This week's book giveaway is in the OO, Patterns, UML and Refactoring forum. We're giving away four copies of Refactoring for Software Design Smells: Managing Technical Debt and have Girish Suryanarayana, Ganesh Samarthyam & Tushar Sharma on-line! See this thread for details.
With facade pattern you simplify an interface.
For example, imagine an app in wich you can have 3 situations A, B and C. In situation A you must call 4 methods of four different objects of differents classes, in situation B you should call 2 methods from classes X1 and X2, or 3 methods from classes Y1, Y2 and Y3 depending on a return value from another method on another object. In situation C you must call an asynchronous method from another object and then call another method passing as argument an event that resulted from previous asynchronous call. Sorry for such a crazy sample. It would be easier to have a class Facade that offered 3 methods, one for each situation. This Facade class should know all the mentioned classes and methods, that are unknown by the client: they're strangers for the client who only knows the facade (remember GRASP principle, don't talk to strangers).
With a mediator you have set of classes in wich every class could end up calling any other class methods in the set, UNLESS you avoid it with a mediator. This mediator would be the only dependece of all the rest of the classes in the set. You can see the mediator like a city in the center of a country: all the roads would connect this central city with another one (radial distribution). Or you can see it (I don't like at all this example) like a JMS topic to wich you send messages forgetting about who will receive them (the topic itself would be the mediator).
See the difference? The facade is like the only door for the clients who call from outside. Is a dependence for other classes outside my package. On the other hand, the mediator is like the post office to wich all people give mail in order not to go to every house they need to send a mail. Is a dependence for all the classes in the set, but is the only dependence.
Hope I helped you. Now I must go to bed, now it's very late in Spain jajaja ;) Bye
I feel there must be far better ways to do what I do... that makes learning even funnier
Joined: Apr 24, 2001
Muchas gracias Antonio. I am still not convinced though. Sorry about that.
Referring to the class diagrams and descriptions in MZs notes, is it fair to say that a Facade simplifies the interface between two sub-systems (an existing sub-system and a system under development). A Mediator on the other hand keeps objects in a sub-system from referring to each other explicitly i.e. it avoids coupling within a sub-system, while a Facade avoids coupling between sub-systems.
In general terminology, Facade is like a gateway and collects information or interacts with various sub-systems and pass the result back to client.
i.e. It is Unidirectional ; client and other sub-systems are separated by facade.
Where as Mediator sits at the center of all sub-systems , sub-systems inform specific information to mediator and mediator co-oridinates other sub-systems.
i.e. It is Multidirectional ; Mediator is surrounded by all sub-systems.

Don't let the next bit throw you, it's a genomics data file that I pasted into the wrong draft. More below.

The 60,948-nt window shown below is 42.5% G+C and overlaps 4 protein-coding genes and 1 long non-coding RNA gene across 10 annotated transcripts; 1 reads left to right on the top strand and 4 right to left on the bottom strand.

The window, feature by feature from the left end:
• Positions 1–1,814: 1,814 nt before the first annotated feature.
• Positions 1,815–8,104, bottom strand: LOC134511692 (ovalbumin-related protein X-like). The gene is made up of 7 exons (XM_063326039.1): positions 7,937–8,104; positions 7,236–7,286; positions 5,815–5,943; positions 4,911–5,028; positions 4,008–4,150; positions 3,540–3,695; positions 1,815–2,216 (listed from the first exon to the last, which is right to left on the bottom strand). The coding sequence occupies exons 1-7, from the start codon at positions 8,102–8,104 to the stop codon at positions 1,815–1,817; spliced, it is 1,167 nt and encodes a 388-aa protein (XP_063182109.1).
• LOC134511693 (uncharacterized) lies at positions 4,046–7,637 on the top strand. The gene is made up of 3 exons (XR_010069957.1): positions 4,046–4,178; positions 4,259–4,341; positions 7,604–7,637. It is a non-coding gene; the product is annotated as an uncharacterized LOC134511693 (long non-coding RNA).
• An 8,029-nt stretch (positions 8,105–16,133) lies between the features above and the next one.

Hope this helps.
Joined: Aug 07, 2008
Prasanna Wamanacharya wrote:... is it fair to say that a Facade simplifies the interface between two sub-systems (an existing sub-system and a system under development).
Not just for a system under construction, but for every client that uses it. But remember, the classes inside that system/component/package don't know anything about the client, it's unidirectional like Srees Nivas said. It's only the client who knows about the system and access it via its facade without knowing the inner classes. Srees Nivas exlpained it perfectly, it's like a gateway.
Prasanna Wamanacharya wrote:A Mediator on the other hand keeps objects in a sub-system from referring to each other explicitly i.e. it avoids coupling within a sub-system
I absolutely agree.
I recommend you to read about GRASP if you didn't do it. Many of its principles are shown in this example: high cohesion, loose coupling, controller... It helps understand design patterns not by their structure, but by their intention, so that you can easily recognise the scenarios in wich to use each pattern. In fact, if you care much about a pattern's structure, then strategy, command and state patterns are almost the same one: you inject a behavior or another to a receiver class. Would you say the three patterns are the same one?
Prasanna Wamanacharya wrote:Except the fact that Facade is a structural pattern, and Mediator is a behavioral pattern, both the patterns look very similar to me.
I hope that we won't get both of them as choices in a question, and asked to choose one of them as the correct answer.
This is what I see is a difference in both:
If you have an API that needs to be used by your client hide the nitty gritties of understanding and handling the plethora of classes instead give a facade class to get the specific functions implemented for the application
I can see this more as a controller
and as you said both these are in different genere but look very similar.
Joined: Apr 24, 2001
Thank you Srees, Antonio and Sabarish. Your comments have been most helpful in understanding the differences and finer details.
Antonio, I will certainly read GRASP. Thanks for the tip.
In fact, if you care much about a pattern's structure, then strategy, command and state patterns are almost the same one: you inject a behavior or another to a receiver class. Would you say the three patterns are the same one?